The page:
the best way to change that mentality is to get out there
and shred with 'em.
Off the Lip Cut Backs
As you progress with your
surfing skills, you'll learn more aggressive moves and
tight maneuvers. These maneuvers take a long time to perfect,
the more radical the more difficult. Though surfing is
less about doing stunts than just about being out there.
Many surfers refer to the sport as a religious experience.
They feel closest to God when they're surfing. Probably
because it's one of the few sports that require very little
equipment: just you, the board and the waves.
Recently competitive women
surfers have made some progress with increased prize money
and more competition. It still has a long way to go though.
Women's International Surfing Association (WISA) was one
of the first organizations to promote women's surfing
competitions. It was founded in 1975 in order to run a
professional contest circuit for women. Shortly after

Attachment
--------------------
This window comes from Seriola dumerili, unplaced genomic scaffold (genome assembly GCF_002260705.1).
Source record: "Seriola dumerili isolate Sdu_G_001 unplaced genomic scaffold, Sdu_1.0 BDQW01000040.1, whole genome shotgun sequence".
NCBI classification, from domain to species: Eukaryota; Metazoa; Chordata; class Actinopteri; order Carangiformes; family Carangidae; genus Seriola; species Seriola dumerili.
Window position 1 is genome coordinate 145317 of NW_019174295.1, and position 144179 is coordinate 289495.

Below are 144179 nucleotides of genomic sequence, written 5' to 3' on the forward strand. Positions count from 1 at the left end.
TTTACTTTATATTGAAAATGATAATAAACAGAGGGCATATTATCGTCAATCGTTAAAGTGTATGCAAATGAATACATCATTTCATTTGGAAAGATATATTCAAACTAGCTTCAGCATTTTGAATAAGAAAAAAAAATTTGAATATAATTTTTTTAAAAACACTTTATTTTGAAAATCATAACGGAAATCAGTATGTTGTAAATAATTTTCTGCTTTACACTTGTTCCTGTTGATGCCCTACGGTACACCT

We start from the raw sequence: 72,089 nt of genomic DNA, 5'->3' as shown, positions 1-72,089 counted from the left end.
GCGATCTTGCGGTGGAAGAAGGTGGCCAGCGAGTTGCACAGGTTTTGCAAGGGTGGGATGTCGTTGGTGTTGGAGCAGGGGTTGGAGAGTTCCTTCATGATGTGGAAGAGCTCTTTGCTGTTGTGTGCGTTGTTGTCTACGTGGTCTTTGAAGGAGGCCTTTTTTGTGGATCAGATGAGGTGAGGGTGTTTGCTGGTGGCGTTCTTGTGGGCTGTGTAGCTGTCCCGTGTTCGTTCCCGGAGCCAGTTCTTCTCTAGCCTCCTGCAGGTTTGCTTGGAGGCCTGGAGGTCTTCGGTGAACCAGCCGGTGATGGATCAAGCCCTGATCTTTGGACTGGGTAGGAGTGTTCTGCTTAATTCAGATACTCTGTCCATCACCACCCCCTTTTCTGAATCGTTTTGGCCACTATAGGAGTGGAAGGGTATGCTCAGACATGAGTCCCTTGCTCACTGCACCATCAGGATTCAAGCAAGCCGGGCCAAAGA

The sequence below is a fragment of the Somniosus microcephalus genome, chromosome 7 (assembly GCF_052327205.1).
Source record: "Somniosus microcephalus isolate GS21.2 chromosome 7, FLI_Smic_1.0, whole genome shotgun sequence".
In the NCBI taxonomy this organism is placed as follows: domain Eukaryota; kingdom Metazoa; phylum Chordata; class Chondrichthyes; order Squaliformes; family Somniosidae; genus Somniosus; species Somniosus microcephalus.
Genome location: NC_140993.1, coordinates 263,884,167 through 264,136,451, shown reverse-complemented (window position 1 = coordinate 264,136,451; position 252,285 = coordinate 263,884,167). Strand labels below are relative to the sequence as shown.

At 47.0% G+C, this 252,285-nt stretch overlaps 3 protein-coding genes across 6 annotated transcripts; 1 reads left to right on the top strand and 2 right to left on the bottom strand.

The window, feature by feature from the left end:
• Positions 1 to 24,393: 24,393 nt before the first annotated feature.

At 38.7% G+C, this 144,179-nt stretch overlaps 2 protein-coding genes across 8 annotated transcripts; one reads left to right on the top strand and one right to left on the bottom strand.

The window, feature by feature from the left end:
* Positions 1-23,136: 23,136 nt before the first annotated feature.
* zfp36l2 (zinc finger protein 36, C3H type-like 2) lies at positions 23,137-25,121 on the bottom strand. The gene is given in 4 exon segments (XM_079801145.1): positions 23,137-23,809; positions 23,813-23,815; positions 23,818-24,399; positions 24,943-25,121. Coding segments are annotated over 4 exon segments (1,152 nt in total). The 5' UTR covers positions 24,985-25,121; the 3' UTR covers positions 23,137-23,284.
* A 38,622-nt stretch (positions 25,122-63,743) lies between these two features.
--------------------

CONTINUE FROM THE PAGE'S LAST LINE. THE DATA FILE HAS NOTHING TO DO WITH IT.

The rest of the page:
WISA, the International Professional Surfers group added
women's surfing to their events. Today the 2 most active
groups promoting women's surfing are Waterwomen and the
Association of Women Surfers.
- Don't take weather and
water conditions lightly. Find out what surf and weather
conditions are forecasted.
- Don't surf in waves that
are over your skill and comfort level.
- Don't' drop-in on fellow
- Respect fellow surfers
and respect the water.
- Don't paddle against
a rip tide. Ripe tides are relatively narrow so you
want to paddle to the side to get out of it.
- The leash is a must.
- If you don't need a wetsuit,
try the new surf shirts. They're made of thin nylon
material, like a swimsuit. They keep the sun off your
back and protect your stomach from rubbing on the board.
- If a surfboard is headed
at you, you should duck under the water and cover your
head with your arms.
- Stay clear of any fishing
lines or traps. They can get tangled in your leash and
around your legs, creating a dangerous situation.
- To begin with there should
always be someone on shore that can keep a look out
for you. Usually there will be a lifeguard.
- Be aware of the rip tide,
know where it is.
- Keep an eye on where
you are in regards to the shore. Currents can carry
you out as well as along the shoreline.